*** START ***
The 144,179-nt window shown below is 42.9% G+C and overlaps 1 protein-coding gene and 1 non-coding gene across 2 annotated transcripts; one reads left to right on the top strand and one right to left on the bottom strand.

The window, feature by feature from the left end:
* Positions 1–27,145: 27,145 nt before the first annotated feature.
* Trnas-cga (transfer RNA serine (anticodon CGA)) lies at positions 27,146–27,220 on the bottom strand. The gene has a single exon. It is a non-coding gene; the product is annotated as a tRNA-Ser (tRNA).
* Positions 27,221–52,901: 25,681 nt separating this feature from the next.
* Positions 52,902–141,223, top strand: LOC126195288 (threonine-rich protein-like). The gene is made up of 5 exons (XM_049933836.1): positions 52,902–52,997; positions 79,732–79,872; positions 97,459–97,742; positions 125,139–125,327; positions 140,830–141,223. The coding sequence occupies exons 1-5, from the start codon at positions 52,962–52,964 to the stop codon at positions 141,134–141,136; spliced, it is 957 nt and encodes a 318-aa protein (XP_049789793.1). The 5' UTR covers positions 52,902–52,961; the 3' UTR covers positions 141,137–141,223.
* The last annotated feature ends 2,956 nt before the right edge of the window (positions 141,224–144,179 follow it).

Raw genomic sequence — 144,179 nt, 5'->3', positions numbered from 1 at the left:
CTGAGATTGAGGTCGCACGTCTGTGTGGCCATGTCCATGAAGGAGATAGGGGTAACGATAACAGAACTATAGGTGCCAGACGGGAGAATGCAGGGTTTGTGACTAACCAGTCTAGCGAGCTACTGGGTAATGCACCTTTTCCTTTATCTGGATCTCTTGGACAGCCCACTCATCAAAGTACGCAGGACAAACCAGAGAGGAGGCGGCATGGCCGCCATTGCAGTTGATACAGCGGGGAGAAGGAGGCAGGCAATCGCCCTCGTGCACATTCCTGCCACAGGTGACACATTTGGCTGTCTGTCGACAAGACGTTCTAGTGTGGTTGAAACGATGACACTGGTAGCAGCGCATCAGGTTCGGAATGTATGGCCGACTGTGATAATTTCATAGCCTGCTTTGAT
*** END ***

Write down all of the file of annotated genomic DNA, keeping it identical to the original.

The 144,179-nt window shown below is 42.9% G+C and overlaps 1 protein-coding gene and 1 non-coding gene across 2 annotated transcripts; one reads left to right on the top strand and one right to left on the bottom strand.

The window, feature by feature from the left end:
* Positions 1–27,145: 27,145 nt before the first annotated feature.
* Trnas-cga (transfer RNA serine (anticodon CGA)) lies at positions 27,146–27,220 on the bottom strand. The gene has a single exon. It is a non-coding gene; the product is annotated as a tRNA-Ser (tRNA).
* Positions 27,221–52,901: 25,681 nt separating this feature from the next.
* Positions 52,902–141,223, top strand: LOC126195288 (threonine-rich protein-like). The gene is made up of 5 exons (XM_049933836.1): positions 52,902–52,997; positions 79,732–79,872; positions 97,459–97,742; positions 125,139–125,327; positions 140,830–141,223. The coding sequence occupies exons 1-5, from the start codon at positions 52,962–52,964 to the stop codon at positions 141,134–141,136; spliced, it is 957 nt and encodes a 318-aa protein (XP_049789793.1). The 5' UTR covers positions 52,902–52,961; the 3' UTR covers positions 141,137–141,223.
* The last annotated feature ends 2,956 nt before the right edge of the window (positions 141,224–144,179 follow it).

Raw genomic sequence — 144,179 nt, 5'->3', positions numbered from 1 at the left:
CTGAGATTGAGGTCGCACGTCTGTGTGGCCATGTCCATGAAGGAGATAGGGGTAACGATAACAGAACTATAGGTGCCAGACGGGAGAATGCAGGGTTTGTGACTAACCAGTCTAGCGAGCTACTGGGTAATGCACCTTTTCCTTTATCTGGATCTCTTGGACAGCCCACTCATCAAAGTACGCAGGACAAACCAGAGAGGAGGCGGCATGGCCGCCATTGCAGTTGATACAGCGGGGAGAAGGAGGCAGGCAATCGCCCTCGTGCACATTCCTGCCACAGGTGACACATTTGGCTGTCTGTCGACAAGACGTTCTAGTGTGGTTGAAACGATGACACTGGTAGCAGCGCATCAGGTTCGGAATGTATGGCCGACTGTGATAATTTCATAGCCTGCTTTGAT